Nexus One Reaction

As a self-admitted mobile junkie, I was interested in today’s Android announcement (best followed here) even though we knew all the details in advance.

I want to get a good (read: fast) Android device so that I can really try it out. The only current options are the Droid and the Nexus One (N1). The physical keyboard on the Droid is so poorly conceived that I’m was leaning towards the N1.

I had planned to pick one up and have it share the same SIM card as my iPhone, however the lack of AT&T 3G support (not that you can get AT&T 3G signal that much anyway) has me hesitating. Also, the fact that it will be available on Verizon in a few months, and I’ve been much happier on Verizon’s network than any other, is another reason to pause.

If I like the device, my reward will be a choice between canceling AT&T and adding T-Mobile or carrying both. Not just changing the phone on my AT&T plan. The cost for trying out the N1 for 14 days is $45 (restocking fee).

Speed on mobile devices is one of my number one features. As my usage of the BlackBerry for the last few years indicates, I rank “speed” above “pretty” in my priority list.1 I believe hardware (processor, input tools, etc.) is as important as software on mobile devices.

Android intrigues me because it has freedoms I agree with (it’s treated like a general computing platform, not a proprietary device) and has enough momentum behind it to grow and evolve and become something interesting. I think that Palm’s webOS may be ahead of it in some ways right now, but I’m concerned about the webOS’s staying power.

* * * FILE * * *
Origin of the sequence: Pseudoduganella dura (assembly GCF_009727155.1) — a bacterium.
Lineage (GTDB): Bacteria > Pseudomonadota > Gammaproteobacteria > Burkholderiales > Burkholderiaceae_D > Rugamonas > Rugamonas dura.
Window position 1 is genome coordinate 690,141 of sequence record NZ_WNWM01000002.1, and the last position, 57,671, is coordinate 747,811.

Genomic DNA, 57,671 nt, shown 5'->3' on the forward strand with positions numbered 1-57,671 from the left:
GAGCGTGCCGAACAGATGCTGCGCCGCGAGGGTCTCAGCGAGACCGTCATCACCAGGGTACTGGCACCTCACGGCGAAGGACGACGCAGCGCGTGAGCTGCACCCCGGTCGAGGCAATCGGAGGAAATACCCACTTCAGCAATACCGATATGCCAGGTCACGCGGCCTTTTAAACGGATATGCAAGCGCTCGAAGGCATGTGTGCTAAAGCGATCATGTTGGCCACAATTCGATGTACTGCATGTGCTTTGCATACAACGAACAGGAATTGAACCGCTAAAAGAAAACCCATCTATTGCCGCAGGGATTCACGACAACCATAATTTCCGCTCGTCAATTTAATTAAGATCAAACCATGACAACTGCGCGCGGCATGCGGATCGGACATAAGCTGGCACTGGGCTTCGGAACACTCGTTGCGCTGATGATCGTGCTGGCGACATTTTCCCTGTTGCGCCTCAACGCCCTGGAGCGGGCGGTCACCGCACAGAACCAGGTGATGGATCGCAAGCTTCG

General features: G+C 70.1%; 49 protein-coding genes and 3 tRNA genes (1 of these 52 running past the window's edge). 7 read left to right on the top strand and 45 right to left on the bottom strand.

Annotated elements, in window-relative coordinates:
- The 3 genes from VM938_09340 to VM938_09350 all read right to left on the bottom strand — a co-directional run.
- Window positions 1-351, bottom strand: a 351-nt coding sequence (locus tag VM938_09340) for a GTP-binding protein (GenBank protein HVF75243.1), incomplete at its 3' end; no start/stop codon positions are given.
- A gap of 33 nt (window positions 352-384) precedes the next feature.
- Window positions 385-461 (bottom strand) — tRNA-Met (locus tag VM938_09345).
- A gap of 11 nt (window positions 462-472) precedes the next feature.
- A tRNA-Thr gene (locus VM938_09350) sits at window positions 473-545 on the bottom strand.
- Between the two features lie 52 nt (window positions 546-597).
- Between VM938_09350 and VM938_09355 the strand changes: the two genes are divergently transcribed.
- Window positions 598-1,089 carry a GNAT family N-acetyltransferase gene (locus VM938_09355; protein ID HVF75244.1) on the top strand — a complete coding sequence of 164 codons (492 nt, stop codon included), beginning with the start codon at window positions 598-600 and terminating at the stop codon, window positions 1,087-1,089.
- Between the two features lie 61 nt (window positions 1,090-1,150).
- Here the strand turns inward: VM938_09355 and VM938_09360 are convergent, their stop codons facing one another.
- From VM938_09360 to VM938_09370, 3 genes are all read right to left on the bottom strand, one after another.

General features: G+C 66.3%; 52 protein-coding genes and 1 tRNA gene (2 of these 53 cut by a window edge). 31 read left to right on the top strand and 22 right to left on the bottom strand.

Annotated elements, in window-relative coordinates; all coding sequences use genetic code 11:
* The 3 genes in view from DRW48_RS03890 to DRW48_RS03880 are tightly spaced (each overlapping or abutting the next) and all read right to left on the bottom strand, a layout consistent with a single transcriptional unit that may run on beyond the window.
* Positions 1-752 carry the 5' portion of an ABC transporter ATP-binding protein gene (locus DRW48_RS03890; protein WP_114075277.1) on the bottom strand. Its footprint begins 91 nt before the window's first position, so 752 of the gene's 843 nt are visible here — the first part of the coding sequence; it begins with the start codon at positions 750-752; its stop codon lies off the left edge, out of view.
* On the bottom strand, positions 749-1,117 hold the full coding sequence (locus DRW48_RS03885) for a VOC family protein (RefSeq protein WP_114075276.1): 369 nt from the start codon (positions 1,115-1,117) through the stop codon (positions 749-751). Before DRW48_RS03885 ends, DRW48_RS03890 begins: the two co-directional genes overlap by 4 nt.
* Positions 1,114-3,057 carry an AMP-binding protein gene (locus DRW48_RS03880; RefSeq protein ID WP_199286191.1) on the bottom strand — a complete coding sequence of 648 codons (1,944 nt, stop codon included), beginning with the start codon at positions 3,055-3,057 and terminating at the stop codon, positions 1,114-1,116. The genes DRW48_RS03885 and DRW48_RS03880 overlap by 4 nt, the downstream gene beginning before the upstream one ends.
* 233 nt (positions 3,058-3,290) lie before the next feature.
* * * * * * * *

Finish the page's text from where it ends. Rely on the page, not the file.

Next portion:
An all-touch device is a toy to me, not a tool.2 I’d really like to buy a “iPod touch” style Android device – with a fast processor. Since that isn’t available, I’m basically looking at a very expensive testing/experimentation device.

So most likely I waste a few days waffling, then order the stupid thing anyway.

  1. Noting, for irony, that the speed on my BlackBerry Tour (Verizon’s flagship device) is horrible compared to my previous BlackBerry Bold (AT&T’s flagship device). A speed test of loading a web page on the BlackBerry Tour next to the Droid is laughable. The network is the same, it’s the device processor and browser’s performance that’s the issue. [back]
  2. A BlackBerrry-keyboard style Android phone is due out this fall, but specs show a processor that is half the speed of the Droid or N1. [back]